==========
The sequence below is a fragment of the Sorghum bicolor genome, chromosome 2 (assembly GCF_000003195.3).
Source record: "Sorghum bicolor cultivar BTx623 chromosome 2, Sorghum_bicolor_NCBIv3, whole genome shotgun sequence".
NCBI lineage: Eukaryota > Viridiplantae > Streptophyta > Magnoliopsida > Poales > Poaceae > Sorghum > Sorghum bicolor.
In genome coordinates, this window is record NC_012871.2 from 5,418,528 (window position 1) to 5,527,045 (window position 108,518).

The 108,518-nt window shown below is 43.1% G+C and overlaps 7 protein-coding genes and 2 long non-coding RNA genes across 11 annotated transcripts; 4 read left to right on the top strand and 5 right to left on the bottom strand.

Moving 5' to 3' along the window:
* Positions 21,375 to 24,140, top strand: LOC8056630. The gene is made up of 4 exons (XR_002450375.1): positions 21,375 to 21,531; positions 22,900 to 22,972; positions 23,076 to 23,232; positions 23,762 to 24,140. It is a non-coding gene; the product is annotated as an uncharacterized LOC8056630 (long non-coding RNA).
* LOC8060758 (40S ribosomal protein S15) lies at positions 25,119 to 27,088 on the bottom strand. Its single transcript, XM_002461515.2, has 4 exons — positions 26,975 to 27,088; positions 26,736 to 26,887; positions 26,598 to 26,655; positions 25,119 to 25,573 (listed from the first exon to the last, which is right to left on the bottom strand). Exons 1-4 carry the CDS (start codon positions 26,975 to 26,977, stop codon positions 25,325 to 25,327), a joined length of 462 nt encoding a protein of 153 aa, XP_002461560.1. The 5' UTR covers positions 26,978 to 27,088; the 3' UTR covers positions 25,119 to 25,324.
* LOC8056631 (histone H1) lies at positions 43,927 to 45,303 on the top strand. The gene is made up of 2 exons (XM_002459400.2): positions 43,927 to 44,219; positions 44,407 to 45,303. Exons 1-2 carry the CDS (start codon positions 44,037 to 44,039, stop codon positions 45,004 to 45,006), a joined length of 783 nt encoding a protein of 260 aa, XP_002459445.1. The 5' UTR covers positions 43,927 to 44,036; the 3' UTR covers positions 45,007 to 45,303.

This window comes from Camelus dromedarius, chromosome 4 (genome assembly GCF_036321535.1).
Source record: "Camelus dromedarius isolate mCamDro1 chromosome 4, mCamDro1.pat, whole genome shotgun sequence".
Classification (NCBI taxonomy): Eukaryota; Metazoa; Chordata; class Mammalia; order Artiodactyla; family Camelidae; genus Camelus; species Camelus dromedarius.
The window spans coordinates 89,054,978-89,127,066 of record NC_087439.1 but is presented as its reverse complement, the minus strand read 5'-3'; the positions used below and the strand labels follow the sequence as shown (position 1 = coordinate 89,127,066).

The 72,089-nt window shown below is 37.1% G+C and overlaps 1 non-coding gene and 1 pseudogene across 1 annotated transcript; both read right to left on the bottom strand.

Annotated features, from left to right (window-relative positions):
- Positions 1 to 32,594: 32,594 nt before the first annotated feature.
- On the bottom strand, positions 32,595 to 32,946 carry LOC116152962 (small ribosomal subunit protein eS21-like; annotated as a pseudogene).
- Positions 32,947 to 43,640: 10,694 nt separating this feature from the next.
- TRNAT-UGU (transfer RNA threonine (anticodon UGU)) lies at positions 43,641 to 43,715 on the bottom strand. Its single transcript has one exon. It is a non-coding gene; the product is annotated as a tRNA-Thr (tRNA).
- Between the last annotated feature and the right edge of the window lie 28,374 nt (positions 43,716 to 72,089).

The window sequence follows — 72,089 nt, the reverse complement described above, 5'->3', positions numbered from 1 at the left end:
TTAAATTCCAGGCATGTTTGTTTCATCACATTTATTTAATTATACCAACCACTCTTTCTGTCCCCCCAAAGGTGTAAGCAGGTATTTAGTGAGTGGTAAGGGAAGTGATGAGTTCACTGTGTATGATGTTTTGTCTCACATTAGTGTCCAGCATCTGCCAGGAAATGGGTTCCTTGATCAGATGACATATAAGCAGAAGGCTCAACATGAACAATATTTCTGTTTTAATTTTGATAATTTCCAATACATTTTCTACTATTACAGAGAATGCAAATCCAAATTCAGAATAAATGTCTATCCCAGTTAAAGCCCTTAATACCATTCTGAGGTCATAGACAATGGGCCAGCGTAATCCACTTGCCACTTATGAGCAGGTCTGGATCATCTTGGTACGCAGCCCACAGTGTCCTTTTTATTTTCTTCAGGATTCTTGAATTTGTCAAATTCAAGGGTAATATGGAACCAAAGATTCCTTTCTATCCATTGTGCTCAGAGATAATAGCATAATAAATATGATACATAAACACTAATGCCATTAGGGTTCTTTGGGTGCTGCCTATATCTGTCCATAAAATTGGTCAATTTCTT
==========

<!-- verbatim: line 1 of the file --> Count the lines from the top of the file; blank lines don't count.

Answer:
The sequence below is a fragment of the Sorghum bicolor genome, chromosome 2 (assembly GCF_000003195.3).